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Reversing “Test-Optional” Policies: US Universities Bring Back the GRE/GMAT/SAT Requirement

Reversing “Test-Optional” Policies: US Universities Bring Back the GRE/GMAT/SAT Requirement

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To take the SAT or not to take the SAT, that is the question.” – Hamlet

Or at least it was the question, for four years. But now, more and more colleges are bringing back the GRE/GMAT/SAT requirement. Read on to find out why.

In this Blog:

Why Were “Test-Optional” Policies Introduced in US Universities?

The COVID-19 pandemic gave way to many new changes in our world. It led to technological advancements and necessitated our adaptation to a new kind of life. It also brought with it a slew of difficulties and accessibility issues for many people across the globe. In an effort to ease these challenges, most colleges and universities in the United States made changes to their standardised test score submission policies. Originally, SAT, GRE, and GMAT scores had to be mandatorily submitted along with your application. But as the pandemic took over, colleges and US universities introduced the “test-optional” policy, according to which the applicant had a choice regarding whether or not to submit standardised test scores. (This excludes English Language Proficiency test scores, such as the TOEFL or IELTS, which have always been–and continue to be–compulsory for international students and non-native English speakers.) Many universities even resorted to completely waiving the requirement. But now, as the COVID-19 pandemic has mostly receded, and the world has found itself in a post-pandemic reality, US universities have been doing away with their respective “test-optional” policies.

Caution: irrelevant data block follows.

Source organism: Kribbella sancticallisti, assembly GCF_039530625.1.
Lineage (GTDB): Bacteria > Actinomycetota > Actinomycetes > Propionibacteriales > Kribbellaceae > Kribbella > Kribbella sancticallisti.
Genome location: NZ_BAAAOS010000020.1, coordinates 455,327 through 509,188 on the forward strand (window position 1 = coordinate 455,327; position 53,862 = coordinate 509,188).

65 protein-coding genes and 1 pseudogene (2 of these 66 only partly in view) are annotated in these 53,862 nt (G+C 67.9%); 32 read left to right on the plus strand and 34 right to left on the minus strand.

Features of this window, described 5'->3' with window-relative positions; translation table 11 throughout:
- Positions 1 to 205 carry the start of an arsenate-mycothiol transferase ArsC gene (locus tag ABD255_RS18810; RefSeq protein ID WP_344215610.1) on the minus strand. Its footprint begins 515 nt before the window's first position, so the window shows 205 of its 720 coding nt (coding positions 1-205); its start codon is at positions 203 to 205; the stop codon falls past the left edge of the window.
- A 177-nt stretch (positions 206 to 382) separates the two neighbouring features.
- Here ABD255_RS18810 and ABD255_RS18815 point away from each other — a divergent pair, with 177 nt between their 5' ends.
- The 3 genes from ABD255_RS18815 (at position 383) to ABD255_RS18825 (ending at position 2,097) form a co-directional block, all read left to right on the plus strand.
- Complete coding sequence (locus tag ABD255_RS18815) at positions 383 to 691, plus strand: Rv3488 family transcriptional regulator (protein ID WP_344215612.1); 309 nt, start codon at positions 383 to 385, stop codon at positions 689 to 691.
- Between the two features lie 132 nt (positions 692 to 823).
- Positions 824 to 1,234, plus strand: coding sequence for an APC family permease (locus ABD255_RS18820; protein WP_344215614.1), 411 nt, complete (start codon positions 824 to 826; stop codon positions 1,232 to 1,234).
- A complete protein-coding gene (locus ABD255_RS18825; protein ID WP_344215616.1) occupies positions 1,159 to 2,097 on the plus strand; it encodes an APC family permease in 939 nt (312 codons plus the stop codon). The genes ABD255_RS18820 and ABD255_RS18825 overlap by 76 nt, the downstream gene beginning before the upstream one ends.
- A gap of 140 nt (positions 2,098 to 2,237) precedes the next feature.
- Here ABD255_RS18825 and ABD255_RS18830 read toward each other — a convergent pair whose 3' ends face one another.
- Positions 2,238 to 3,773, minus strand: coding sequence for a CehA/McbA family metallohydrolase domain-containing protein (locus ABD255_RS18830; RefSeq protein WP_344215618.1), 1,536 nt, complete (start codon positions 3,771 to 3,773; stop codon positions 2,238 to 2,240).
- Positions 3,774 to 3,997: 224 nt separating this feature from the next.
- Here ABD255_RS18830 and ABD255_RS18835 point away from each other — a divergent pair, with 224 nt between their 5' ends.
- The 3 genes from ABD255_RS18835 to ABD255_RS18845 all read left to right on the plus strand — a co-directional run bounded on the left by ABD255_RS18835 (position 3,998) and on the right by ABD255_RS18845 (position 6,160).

Read: What is the difference between SAT test-optional and test blind? – Jamboree

Did Removing the GRE, GMAT, and SAT Requirement Work in Favour of US Universities and Applicants?

While waiving the GRE/GMAT/SAT requirement may have been better for students – after all, it was one less thing to worry about, and students could accordingly allot more time to polishing other aspects of their application – the move has not been hailed as being in the best interest of many US universities. Waiving the standardised test score requirement may have played a part in diversifying applicant pools owing to its role in making applications cheaper and more accessible, but ultimately, gauging an applicant’s academic strengths in relation to their peers was impossible without it.

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Which US Universities Have Brought Back the GRE/GMAT/SAT Requirement?

Brown University is the latest Ivy League university to reverse its “test-optional” policy, joining the list of names such as Yale, Dartmouth, and the prestigious Massachusetts Institute of Technology (MIT). Other universities that have made standardised test scores a mandatory component of college applications include the University of Texas at Austin and Purdue University. Why are US universities doing this? Let’s take a closer look:

Why Are US Universities Discarding Their “Test-Optional” Policies?

All of the above universities have attributed their decision to reinstate the standardised test requirements primarily to the fact that these scores are vital in assessing an applicant’s ability to keep up with advanced academic standards in general and the university curriculum in particular: